As Reporters Committee Executive Director Bruce Brown told PBS NewsHour in an interview last year, the requirement that public officials must overcome a more stringent standard to win a libel lawsuit is a “core protection for journalists in U.S. constitutional law.”

“[I]t’s essential for the protection of journalism in this country that, at a time when we are focused on the role that accountability journalism and investigative reporting plays in keeping people informed, we have to have a standard that allows journalists some room, essentially, to make an honest mistake,” he said.

Recalling Justice Brennan’s opinion in Sullivan, where the Court spoke about the immunities shielding public officials from defamation, Brown added, “if we are to have popular sovereignty in this country, then a world in which government officials are protected from libel suits when they are sued in their official capacity must be mirrored with a world in which speakers themselves, the citizens, the people, are also protected from libel suits.”

Key actual malice cases

We’ve already mentioned New York Times v. Sullivan, the 1964 Supreme Court case that recognized the actual malice standard. But here are some other important cases that have helped shape the standard over the years.

  • Curtis Publishing Co. v. Butts (1967): In this decision, the Supreme Court extended the actual malice standard to defamation actions brought by public figures, such as corporate leaders and celebrities. Even though, unlike public officials, public figures do not enjoy legal protections from suit, they “play an influential role in ordering society” and “have as ready access as ‘public officials’ to mass media.” First Amendment protections vis-a-vis public figure lawsuits are important for, among other things, accountability reporting on public health, environmental issues, and business.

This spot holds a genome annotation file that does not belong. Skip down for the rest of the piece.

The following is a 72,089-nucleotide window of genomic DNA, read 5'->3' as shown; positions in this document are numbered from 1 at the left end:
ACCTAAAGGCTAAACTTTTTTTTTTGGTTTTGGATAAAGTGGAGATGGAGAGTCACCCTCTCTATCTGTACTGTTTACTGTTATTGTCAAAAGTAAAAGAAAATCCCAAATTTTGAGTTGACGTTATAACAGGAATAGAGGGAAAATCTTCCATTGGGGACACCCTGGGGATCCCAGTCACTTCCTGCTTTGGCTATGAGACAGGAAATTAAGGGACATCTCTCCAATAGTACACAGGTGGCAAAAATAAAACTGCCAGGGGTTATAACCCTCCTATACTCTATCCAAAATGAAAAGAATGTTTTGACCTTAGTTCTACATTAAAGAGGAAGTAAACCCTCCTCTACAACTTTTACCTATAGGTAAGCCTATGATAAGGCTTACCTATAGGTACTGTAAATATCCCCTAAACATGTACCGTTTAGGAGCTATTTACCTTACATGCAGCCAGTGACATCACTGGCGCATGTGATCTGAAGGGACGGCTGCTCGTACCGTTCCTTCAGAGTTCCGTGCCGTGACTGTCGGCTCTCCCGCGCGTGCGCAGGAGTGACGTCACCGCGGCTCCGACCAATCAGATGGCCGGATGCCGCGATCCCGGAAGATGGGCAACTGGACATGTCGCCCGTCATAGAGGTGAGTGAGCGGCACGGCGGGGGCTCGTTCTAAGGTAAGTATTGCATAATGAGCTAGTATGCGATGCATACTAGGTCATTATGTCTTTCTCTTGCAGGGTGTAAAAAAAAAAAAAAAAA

• St. Amant v. Thompson (1968): The Supreme Court made clear that the actual malice standard “is not measured by whether a reasonably prudent man would have published, or would have investigated before publishing.” Instead, the Court held that “sufficient evidence” showing that the publisher “entertained serious doubts as to the truth of his publication” is required to demonstrate actual malice.
  • Gertz v. Robert Welch, Inc. (1974): The Supreme Court held that private figures are not required to establish actual malice in order to prevail in a defamation claim. “Public officials and public figures usually enjoy significantly greater access to the channels of effective communication, and hence have a more realistic opportunity to counteract false statements than private individuals normally enjoy,” Justice Lewis F. Powell Jr. wrote in the majority opinion. “Private individuals are therefore more vulnerable to injury, and the state interest in protecting them is correspondingly greater.” A private figure must still show some degree of fault by the speaker, however. In other words, a “strict liability” standard punishing the mere act of publishing, without more, would violate the First Amendment even with respect to private figures.
  • Philadelphia Newspapers v. Hepps (1986): The British common law tradition requires a libel defendant to prove truth. That is a notable burden in a hotly contested libel trial. Under the First Amendment, when the actual malice rule is applied, the plaintiff must prove falsity, another significant departure from our common law roots. In Hepps, the Supreme Court held that even private figures making defamation claims about matters of public concern are required to show that the statement was false in order to prevail, which may make a difference when the question of truth is difficult to ascertain. “[W]here the scales are in such an uncertain balance,” the Court reasoned, “the Constitution requires us to tip them in favor of protecting true speech.”